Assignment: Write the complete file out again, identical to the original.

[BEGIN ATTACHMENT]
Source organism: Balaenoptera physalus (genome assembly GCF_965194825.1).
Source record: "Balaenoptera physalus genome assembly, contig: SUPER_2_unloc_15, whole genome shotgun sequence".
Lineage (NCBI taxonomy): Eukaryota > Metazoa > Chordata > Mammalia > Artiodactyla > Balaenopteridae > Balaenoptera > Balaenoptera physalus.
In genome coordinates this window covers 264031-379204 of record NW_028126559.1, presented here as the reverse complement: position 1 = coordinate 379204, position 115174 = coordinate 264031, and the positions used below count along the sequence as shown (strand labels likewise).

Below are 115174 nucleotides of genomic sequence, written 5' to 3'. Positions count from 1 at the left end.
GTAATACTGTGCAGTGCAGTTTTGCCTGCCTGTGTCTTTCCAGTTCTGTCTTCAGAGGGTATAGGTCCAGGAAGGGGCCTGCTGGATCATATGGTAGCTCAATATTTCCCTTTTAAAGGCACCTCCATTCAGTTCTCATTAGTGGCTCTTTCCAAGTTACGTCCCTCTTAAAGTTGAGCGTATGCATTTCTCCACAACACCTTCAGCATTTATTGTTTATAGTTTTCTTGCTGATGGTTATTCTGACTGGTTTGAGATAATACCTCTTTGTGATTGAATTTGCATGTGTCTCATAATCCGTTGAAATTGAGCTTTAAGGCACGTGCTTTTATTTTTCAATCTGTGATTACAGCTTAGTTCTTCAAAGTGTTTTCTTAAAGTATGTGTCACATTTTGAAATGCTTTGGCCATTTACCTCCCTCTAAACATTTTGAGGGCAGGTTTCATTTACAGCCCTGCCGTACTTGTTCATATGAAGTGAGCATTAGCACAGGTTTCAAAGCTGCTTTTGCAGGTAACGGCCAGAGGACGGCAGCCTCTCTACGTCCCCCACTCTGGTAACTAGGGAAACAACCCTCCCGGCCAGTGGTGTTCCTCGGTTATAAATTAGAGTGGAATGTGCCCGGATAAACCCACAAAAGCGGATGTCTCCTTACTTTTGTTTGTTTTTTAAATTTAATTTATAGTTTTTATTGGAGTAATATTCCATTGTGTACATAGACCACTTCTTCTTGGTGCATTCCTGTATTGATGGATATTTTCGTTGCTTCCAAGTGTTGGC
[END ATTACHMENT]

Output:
Source organism: Balaenoptera physalus (genome assembly GCF_965194825.1).
Source record: "Balaenoptera physalus genome assembly, contig: SUPER_2_unloc_15, whole genome shotgun sequence".
Lineage (NCBI taxonomy): Eukaryota > Metazoa > Chordata > Mammalia > Artiodactyla > Balaenopteridae > Balaenoptera > Balaenoptera physalus.
In genome coordinates this window covers 264031-379204 of record NW_028126559.1, presented here as the reverse complement: position 1 = coordinate 379204, position 115174 = coordinate 264031, and the positions used below count along the sequence as shown (strand labels likewise).

Below are 115174 nucleotides of genomic sequence, written 5' to 3'. Positions count from 1 at the left end.
GTAATACTGTGCAGTGCAGTTTTGCCTGCCTGTGTCTTTCCAGTTCTGTCTTCAGAGGGTATAGGTCCAGGAAGGGGCCTGCTGGATCATATGGTAGCTCAATATTTCCCTTTTAAAGGCACCTCCATTCAGTTCTCATTAGTGGCTCTTTCCAAGTTACGTCCCTCTTAAAGTTGAGCGTATGCATTTCTCCACAACACCTTCAGCATTTATTGTTTATAGTTTTCTTGCTGATGGTTATTCTGACTGGTTTGAGATAATACCTCTTTGTGATTGAATTTGCATGTGTCTCATAATCCGTTGAAATTGAGCTTTAAGGCACGTGCTTTTATTTTTCAATCTGTGATTACAGCTTAGTTCTTCAAAGTGTTTTCTTAAAGTATGTGTCACATTTTGAAATGCTTTGGCCATTTACCTCCCTCTAAACATTTTGAGGGCAGGTTTCATTTACAGCCCTGCCGTACTTGTTCATATGAAGTGAGCATTAGCACAGGTTTCAAAGCTGCTTTTGCAGGTAACGGCCAGAGGACGGCAGCCTCTCTACGTCCCCCACTCTGGTAACTAGGGAAACAACCCTCCCGGCCAGTGGTGTTCCTCGGTTATAAATTAGAGTGGAATGTGCCCGGATAAACCCACAAAAGCGGATGTCTCCTTACTTTTGTTTGTTTTTTAAATTTAATTTATAGTTTTTATTGGAGTAATATTCCATTGTGTACATAGACCACTTCTTCTTGGTGCATTCCTGTATTGATGGATATTTTCGTTGCTTCCAAGTGTTGGC